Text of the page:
As we prepare for the HETT show in September of this year, we have once again been considering the role that digital healthcare can play in elective recovery.
Just as digital technology was at the forefront of our response to the pandemic, it will be central to the biggest catch-up programme in NHS history. Despite heroic and herculean efforts from NHS staff, waiting lists continue to rise as the NHS grapples with workforce problems, patient flow and discharge into social care and community, A&E pressures and Covid. The total number of people awaiting elective procedures reached 6.61 million at the end of May, up two per cent on April. Referrals increased to 1.73 million, the second highest month since the start of the pandemic, according to most recent figures.
The NHS Confederation has called for “honesty and realism” about what its members can achieve. NHS England has set a target of delivering over 10 per cent more elective activity than before the pandemic – to be scaled up to 30 per cent more by 2024-25 – and eliminate waits of more than a year for elective care.
Health tech can help make this happen. We are already moving in the right direction. Clinicians carried out the highest ever number of diagnostic tests and checks in May. Completed pathways have risen to 99 per cent of pre-pandemic levels. Obstacles remain but with innovation from the UK health tech sector we predict a steady recovery for the NHS.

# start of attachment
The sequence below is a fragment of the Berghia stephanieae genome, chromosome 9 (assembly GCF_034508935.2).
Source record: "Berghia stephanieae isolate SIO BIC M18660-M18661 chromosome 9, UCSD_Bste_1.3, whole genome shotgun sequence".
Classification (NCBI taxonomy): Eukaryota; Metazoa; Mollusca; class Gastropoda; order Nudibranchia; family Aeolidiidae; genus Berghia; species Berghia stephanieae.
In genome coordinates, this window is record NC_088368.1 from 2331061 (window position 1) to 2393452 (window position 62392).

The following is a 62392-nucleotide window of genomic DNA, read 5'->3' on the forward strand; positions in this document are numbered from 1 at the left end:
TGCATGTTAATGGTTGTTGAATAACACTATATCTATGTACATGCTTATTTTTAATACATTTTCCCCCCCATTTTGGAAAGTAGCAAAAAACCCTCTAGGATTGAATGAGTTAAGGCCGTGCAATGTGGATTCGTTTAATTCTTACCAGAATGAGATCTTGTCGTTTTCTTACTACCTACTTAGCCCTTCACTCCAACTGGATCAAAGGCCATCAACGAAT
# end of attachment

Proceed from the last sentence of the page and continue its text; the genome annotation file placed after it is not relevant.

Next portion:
At Inhealthcare, we are playing our part in supporting elective recovery. During the pandemic, we delivered England’s biggest remote monitoring programme, extending NHS care to more than 25,000 Covid patients with the Oximetry @ Home service across the southern counties. Research showed the service considerably improved patient outcomes, reducing the odds of longer length hospital stays and mortality. ICSs are using the same underlying infrastructure to set up ‘virtual wards’ for people with respiratory conditions.
Elsewhere, Inhealthcare is helping a local health and care record to improve the flow of information between organisations delivering care in primary, secondary and community settings. The project will help the NHS to spot efficiency savings, see patients and their status at any time and free up hospital beds with confidence that discharged patients will be picked up by community providers.
Earlier this year, Inhealthcare won the NHS contract to support the scaling up and mainstreaming of remote monitoring services across Scotland. Working closely with clinicians, we are building pathways to support patients with conditions including Covid, hypertension, asthma and prostate cancer. The roll-out will help citizens play a greater role in the management of their health and support clinicians in their diagnosis, treatment and care decisions. This national development represents another major validation of digitally-enabled care.
It is vital that staff, patients and citizens have confidence in the integrity of digital health services. We invest continuously to make sure our company satisfies the latest NHS clinical safety, data protection, technical security, interoperability and usability and accessibility standards and we meet all the NHSE criteria for technology providers delivering virtual wards. Patients have a choice of communication channels including smartphone app, web browser, SMS text and automated telephone call, promoting digital inclusion. Tellingly, around of a quarter of patients prefer to use the traditional telephone landline.
The NHS Confederation predicts the elective backlog and funding will be among the biggest issues the new Prime Minister is going to face. Health tech will help the NHS along the path to elective recovery.